• Dinks: Dinks are one of the most strategic pickle ball shots. It’s especially effective in doubles play, countering a less effective “hit it hard” strategy. The dink shot is executed simply from just a few inches behind your own non-volley zone line to land directly into the opposing team’s non-volley zone. Well-executed dinks force your opponent to let the ball bounce, making it harder for them to hit the ball back while keeping it in the court.
  • Lobs: This infamous shot involves hitting the ball high in the air above the heads of your opponent or members of the opposing team. It often forces them to turn around quickly to intercept the ball in backcourt. Used effectively, lobs change the pace of the game, increasing the likelihood for your opponents to make mistakes. If you’re on the serving team, you’ll likely earn a point after a lob. If you’re on the receiving team, you’ll prevent the opposing team from scoring and—hopefully—force them to fault.
  • Smash: The smash is a hard, overhand shot that’s directed downward into the opponent’s court. It’s usually effective as a return for an opponent’s high bounce, high return or lob shot. To use the smash shot effectively, aim for an open spot on the opponent’s court, or even at an opponent’s feet, so they can’t counter the fast, forceful shot.
  • Drop Shots: This soft, delicate shot can be made from anywhere on the court, but it’s commonly executed from the baseline. While it’s one of the more difficult shots to master, it’s highly effective when it lands at or near the non-volley zone, since it’s less likely your opponent can return the ball, since they need to hit upward to get it back over the net.

The Double-Bounce Rule

All pickleball players should be aware of the double-bounce rule, also called the two-bounce rule. Under this regulation, each team must play their first shot off the bounce. The receiving team needs to let the serve bounce, while the opposing team must let the return bounce before they hit the ball back. After this occurs, both teams can either volley the ball or play it off the bounce.

Pickleball Faults (and How to Avoid Them)

Only the serving team can score in a pickle ball game, which means you want to have control over the pickle ball as much as possible during a pickle ball match. When you make a fault, the serve moves to the opposing team. Each of the faults described below can move the serve to the opposing team:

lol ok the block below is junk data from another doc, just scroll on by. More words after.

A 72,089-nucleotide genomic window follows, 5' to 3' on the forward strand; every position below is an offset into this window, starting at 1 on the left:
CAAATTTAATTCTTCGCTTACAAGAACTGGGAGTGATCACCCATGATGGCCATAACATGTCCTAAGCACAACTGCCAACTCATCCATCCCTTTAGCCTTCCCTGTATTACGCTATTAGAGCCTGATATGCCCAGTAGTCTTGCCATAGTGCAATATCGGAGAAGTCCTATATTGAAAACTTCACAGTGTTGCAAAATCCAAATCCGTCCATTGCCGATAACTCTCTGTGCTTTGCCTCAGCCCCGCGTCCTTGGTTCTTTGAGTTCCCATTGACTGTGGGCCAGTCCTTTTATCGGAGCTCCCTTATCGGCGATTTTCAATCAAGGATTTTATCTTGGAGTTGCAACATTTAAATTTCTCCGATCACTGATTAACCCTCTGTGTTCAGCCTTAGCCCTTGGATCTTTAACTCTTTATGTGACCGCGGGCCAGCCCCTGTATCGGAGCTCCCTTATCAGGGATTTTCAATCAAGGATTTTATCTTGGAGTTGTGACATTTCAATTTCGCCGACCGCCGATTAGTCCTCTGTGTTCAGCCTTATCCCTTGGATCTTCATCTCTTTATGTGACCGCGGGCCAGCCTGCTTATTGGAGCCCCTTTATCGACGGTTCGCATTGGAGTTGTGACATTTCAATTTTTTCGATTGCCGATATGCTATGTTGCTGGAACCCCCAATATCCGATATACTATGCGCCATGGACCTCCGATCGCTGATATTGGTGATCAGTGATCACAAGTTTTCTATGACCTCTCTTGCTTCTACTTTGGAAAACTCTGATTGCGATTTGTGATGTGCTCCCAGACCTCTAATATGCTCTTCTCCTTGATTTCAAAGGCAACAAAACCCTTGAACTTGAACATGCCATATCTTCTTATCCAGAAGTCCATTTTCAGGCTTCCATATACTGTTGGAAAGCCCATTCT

• If the ball touches the non-volley zone on the serve (including the line)
  • If the serve or a returning volley is hit out of bounds (the line is playable)
  • If the ball doesn’t clear the net (touching the net on the way over is playable)
  • If the ball is volleyed before a bounce has occurred on each side
  • Is the ball is volleyed from the non-volley zone

Scoring in Pickleball

As you’re learning how to play pickle ball, scoring can be one of the most difficult concepts to grasp. The main rule to remember is that only the serving team can score points. A player who’s serving will continue to serve until a fault is made by their team. If you’re playing a doubles match, each player keeps serving until their team makes a fault, and when a fault occurs, it’s called a Side Out.

When a point is scored by the serving team, the server moves to the left side of the court and serves again. Each time the receiving team fails to return the ball to the opponent’s side, or hits the ball out of bounds, the serving team receives a point. Also, keep in mind that a ball that hits a line is considered “in,” unlike in squash. Games are played to 11 points, but teams must win by two points.

Get Out There and Play Pickleball!

Pickle ball is a challenging game that’s fun to play one-on-one or in teams. Now that you know how to play pickle ball, all you need is the right gear and a few friends to take part in a competitive match! Remember to follow the rules and leave everything on the court to play at your best.